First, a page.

Loch Awe in spring - Photo courtesy of Neil Donald Photography






Monday, 10 March 2014

Storylines and characters from the charity shop by Mary Smith

Sometime ago I heard a writer say she often felt like answering the ‘where do you get your ideas’ question by saying she picked them up in a charity shop. I laughed, thinking I might use the line the next time someone asked me that question. Later, though, I found myself thinking about a charity shop as a source of inspiration for characters as well as possible storylines.

I worked for Oxfam for a number of years as an organiser for a cluster of seven or so shops, which raised money for the overseas projects Oxfam supported. I loved my work and have fond memories of both it and the people I met, many of whom were shop volunteers, some of whom were customers. I thought I’d share a few snapshots of some those characters – feel free to choose any and develop them as you see fit! Names have been changed to protect the guilty.
Patricia was a terribly posh volunteer who entertained us with scurrilous stories about the landed gentry and other members of the upper classes she would meet at the various royal garden parties to which she seemed to be always being invited. Patricia had an alcohol problem and smoked like a chimney. On one occasion she was working in the back of the shop putting clothes for recycling into black bin liners which, when full were piled up to be collected. Patricia climbed up the mountain of sacks to add one more to the top of the pile, slipped and slithered down, passing out, dead drunk at the bottom. I seem to remember it was about 11 o’clock in the morning. When she had pneumonia and was confined to bed she would wait until her husband had gone out then bump on her bottom down the stairs to smoke an illicit cigarette (kept no doubt in a silver cigarette box) then crawl, gasping for breath, back upstairs.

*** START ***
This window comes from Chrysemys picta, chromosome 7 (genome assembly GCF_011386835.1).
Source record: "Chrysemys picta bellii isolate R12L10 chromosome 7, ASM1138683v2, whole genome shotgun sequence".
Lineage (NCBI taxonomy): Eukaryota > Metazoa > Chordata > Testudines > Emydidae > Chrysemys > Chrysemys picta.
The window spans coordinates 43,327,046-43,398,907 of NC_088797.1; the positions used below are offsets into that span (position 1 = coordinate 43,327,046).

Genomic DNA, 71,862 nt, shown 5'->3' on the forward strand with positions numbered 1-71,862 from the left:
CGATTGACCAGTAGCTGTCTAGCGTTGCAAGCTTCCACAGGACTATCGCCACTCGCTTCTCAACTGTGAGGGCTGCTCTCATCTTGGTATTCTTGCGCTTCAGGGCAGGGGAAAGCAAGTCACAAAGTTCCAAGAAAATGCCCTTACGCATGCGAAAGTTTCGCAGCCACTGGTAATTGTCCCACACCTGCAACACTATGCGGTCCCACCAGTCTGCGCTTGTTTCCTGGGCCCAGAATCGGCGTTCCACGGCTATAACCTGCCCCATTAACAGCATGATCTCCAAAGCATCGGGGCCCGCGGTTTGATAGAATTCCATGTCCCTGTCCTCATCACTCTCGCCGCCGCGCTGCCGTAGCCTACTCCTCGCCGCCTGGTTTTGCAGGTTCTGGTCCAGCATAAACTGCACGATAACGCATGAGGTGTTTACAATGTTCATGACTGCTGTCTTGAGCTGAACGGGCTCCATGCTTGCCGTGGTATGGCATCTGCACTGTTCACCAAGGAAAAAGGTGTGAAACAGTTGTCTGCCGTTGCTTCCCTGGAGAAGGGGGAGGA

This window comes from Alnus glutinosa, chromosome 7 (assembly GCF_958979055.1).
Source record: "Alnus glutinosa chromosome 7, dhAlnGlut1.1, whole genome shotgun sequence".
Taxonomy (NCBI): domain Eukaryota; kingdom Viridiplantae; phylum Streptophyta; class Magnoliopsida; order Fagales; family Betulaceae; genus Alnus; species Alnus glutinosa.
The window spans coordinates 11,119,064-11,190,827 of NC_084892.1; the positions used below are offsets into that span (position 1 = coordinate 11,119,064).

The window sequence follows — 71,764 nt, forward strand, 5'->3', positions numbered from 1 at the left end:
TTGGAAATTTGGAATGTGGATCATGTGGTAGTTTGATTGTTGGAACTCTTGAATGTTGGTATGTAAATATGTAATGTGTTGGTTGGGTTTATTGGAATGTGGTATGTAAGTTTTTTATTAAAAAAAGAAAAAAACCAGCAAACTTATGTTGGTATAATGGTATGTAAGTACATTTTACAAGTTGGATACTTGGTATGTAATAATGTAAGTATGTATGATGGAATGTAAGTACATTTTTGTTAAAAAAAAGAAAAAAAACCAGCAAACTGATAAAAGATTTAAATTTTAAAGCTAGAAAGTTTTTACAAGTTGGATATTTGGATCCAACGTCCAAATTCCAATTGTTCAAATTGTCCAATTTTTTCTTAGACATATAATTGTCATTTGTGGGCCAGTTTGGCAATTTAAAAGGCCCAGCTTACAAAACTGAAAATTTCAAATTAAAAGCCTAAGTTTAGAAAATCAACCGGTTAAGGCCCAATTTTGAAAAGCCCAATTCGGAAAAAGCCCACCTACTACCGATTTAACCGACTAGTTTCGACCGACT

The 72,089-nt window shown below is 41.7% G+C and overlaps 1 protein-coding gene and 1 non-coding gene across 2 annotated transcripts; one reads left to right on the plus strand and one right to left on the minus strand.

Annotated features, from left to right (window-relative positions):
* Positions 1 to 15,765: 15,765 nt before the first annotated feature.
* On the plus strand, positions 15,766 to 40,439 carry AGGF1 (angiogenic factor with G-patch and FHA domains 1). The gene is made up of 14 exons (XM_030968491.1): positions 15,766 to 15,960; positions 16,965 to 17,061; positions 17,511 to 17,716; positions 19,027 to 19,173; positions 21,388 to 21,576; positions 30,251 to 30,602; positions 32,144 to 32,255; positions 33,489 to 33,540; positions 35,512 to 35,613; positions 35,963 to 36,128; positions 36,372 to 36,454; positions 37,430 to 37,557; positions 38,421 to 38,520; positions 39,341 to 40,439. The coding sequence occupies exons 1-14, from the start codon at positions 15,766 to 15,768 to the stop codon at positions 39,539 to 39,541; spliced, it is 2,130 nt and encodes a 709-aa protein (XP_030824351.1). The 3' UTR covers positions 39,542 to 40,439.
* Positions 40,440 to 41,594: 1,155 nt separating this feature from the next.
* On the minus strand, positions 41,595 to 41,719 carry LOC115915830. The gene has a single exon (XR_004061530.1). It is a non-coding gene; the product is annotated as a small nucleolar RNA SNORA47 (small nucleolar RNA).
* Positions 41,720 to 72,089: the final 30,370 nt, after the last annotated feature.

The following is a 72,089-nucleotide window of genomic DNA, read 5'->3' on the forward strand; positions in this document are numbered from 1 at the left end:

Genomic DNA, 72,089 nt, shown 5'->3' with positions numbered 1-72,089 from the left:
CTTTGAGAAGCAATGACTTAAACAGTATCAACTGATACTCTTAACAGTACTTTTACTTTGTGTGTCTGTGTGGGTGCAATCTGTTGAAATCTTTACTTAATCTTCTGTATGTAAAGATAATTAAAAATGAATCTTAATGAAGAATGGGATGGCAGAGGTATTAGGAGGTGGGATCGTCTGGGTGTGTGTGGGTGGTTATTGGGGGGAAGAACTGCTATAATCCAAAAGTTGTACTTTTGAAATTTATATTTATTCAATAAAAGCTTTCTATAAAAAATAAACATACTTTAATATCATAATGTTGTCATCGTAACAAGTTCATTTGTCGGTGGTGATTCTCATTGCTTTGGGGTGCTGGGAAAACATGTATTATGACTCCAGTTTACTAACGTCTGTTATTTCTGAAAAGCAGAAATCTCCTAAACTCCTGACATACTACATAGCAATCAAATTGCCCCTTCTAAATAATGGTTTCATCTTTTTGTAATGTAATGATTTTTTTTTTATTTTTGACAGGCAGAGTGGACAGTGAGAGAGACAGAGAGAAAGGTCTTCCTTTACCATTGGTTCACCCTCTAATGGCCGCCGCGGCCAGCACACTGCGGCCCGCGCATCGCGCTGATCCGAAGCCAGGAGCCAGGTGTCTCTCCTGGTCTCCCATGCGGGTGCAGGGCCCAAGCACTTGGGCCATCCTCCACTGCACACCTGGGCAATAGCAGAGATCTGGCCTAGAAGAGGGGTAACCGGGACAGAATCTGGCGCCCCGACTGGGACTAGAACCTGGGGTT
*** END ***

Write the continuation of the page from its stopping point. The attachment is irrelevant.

Another volunteer, Helen was such a softie she couldn’t bear to go near the big open market in the run up to Christmas because the sight of all the plucked turkeys hanging up made her cry. She volunteered to work in the Oxfam shop because she wanted to raise money for the poor people in Africa and India – so they would stay there!

One volunteer struggled to balance her till roll and cash receipts after the introduction of electronic tills. Every time she was on duty the till roll showed quite ridiculous amounts of money. She swore she was entering the correct amount for each sale. I watched her one day and she was indeed very accurate in pressing in the right amount. Then, I spotted what was happening. Molly was extremely well endowed and any time she leant over the counter towards a customer her boobs would ring up yet another sale of a few thousand quid!

A cross dresser frequented one shop because he said the volunteers did make him feel uncomfortable as they did in another, not-to-be-named-here charity shop. The volunteers used to lay aside dresses, skirts and blouses they would fit – and suit – Pearl. He did always moan there were never any high heels to fit his size ten feet.

In another shop we moved the large mirror which leant against the wall in the fitting room and an avalanche of price tickets fell out. Thieves had been taking clothes into the fitting room, putting them, removing the price tickets and presumably putting their own clothes on top. The volunteers were indignant about people stealing from charity until one volunteer gave them pause for thought by saying she thought if people were so poor they had to steal  from a charity shop we should be offering them discounts or even give them clothes for free.